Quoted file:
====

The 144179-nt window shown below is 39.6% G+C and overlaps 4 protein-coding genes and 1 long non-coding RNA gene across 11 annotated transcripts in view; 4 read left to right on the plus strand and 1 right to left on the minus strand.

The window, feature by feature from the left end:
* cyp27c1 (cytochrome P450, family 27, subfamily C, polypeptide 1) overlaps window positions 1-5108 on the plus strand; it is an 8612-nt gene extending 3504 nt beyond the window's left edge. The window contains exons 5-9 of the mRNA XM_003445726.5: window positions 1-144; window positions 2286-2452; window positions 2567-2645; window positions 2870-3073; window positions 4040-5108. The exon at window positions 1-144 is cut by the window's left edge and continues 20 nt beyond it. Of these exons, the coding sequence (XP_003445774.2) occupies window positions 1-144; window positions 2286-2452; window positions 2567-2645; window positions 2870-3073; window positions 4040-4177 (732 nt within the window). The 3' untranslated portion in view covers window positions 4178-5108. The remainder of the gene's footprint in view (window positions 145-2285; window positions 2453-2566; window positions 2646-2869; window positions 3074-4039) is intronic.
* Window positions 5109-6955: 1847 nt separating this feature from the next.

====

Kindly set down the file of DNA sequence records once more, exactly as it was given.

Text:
The 144179-nt window shown below is 39.6% G+C and overlaps 4 protein-coding genes and 1 long non-coding RNA gene across 11 annotated transcripts in view; 4 read left to right on the plus strand and 1 right to left on the minus strand.

The window, feature by feature from the left end:
* cyp27c1 (cytochrome P450, family 27, subfamily C, polypeptide 1) overlaps window positions 1-5108 on the plus strand; it is an 8612-nt gene extending 3504 nt beyond the window's left edge. The window contains exons 5-9 of the mRNA XM_003445726.5: window positions 1-144; window positions 2286-2452; window positions 2567-2645; window positions 2870-3073; window positions 4040-5108. The exon at window positions 1-144 is cut by the window's left edge and continues 20 nt beyond it. Of these exons, the coding sequence (XP_003445774.2) occupies window positions 1-144; window positions 2286-2452; window positions 2567-2645; window positions 2870-3073; window positions 4040-4177 (732 nt within the window). The 3' untranslated portion in view covers window positions 4178-5108. The remainder of the gene's footprint in view (window positions 145-2285; window positions 2453-2566; window positions 2646-2869; window positions 3074-4039) is intronic.
* Window positions 5109-6955: 1847 nt separating this feature from the next.